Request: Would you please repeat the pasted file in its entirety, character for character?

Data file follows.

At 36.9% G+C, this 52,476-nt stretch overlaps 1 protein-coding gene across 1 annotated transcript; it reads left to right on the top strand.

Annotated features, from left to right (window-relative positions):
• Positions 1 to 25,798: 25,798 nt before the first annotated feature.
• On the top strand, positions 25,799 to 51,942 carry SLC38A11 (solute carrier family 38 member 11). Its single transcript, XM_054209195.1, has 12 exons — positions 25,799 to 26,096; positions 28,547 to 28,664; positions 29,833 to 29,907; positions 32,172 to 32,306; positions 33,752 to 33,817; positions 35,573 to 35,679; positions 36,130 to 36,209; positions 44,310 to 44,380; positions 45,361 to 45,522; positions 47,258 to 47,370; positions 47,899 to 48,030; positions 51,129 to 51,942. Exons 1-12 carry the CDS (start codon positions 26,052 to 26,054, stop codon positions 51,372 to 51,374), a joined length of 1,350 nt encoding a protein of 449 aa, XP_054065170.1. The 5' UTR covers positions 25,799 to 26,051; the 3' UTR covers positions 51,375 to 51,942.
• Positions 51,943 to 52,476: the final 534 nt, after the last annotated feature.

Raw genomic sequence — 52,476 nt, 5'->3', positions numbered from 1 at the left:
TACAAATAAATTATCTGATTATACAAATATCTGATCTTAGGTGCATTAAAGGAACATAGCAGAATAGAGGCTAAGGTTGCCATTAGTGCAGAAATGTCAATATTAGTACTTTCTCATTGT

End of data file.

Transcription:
At 36.9% G+C, this 52,476-nt stretch overlaps 1 protein-coding gene across 1 annotated transcript; it reads left to right on the top strand.

Annotated features, from left to right (window-relative positions):
• Positions 1 to 25,798: 25,798 nt before the first annotated feature.
• On the top strand, positions 25,799 to 51,942 carry SLC38A11 (solute carrier family 38 member 11). Its single transcript, XM_054209195.1, has 12 exons — positions 25,799 to 26,096; positions 28,547 to 28,664; positions 29,833 to 29,907; positions 32,172 to 32,306; positions 33,752 to 33,817; positions 35,573 to 35,679; positions 36,130 to 36,209; positions 44,310 to 44,380; positions 45,361 to 45,522; positions 47,258 to 47,370; positions 47,899 to 48,030; positions 51,129 to 51,942. Exons 1-12 carry the CDS (start codon positions 26,052 to 26,054, stop codon positions 51,372 to 51,374), a joined length of 1,350 nt encoding a protein of 449 aa, XP_054065170.1. The 5' UTR covers positions 25,799 to 26,051; the 3' UTR covers positions 51,375 to 51,942.
• Positions 51,943 to 52,476: the final 534 nt, after the last annotated feature.

Raw genomic sequence — 52,476 nt, 5'->3', positions numbered from 1 at the left:
TACAAATAAATTATCTGATTATACAAATATCTGATCTTAGGTGCATTAAAGGAACATAGCAGAATAGAGGCTAAGGTTGCCATTAGTGCAGAAATGTCAATATTAGTACTTTCTCATTGT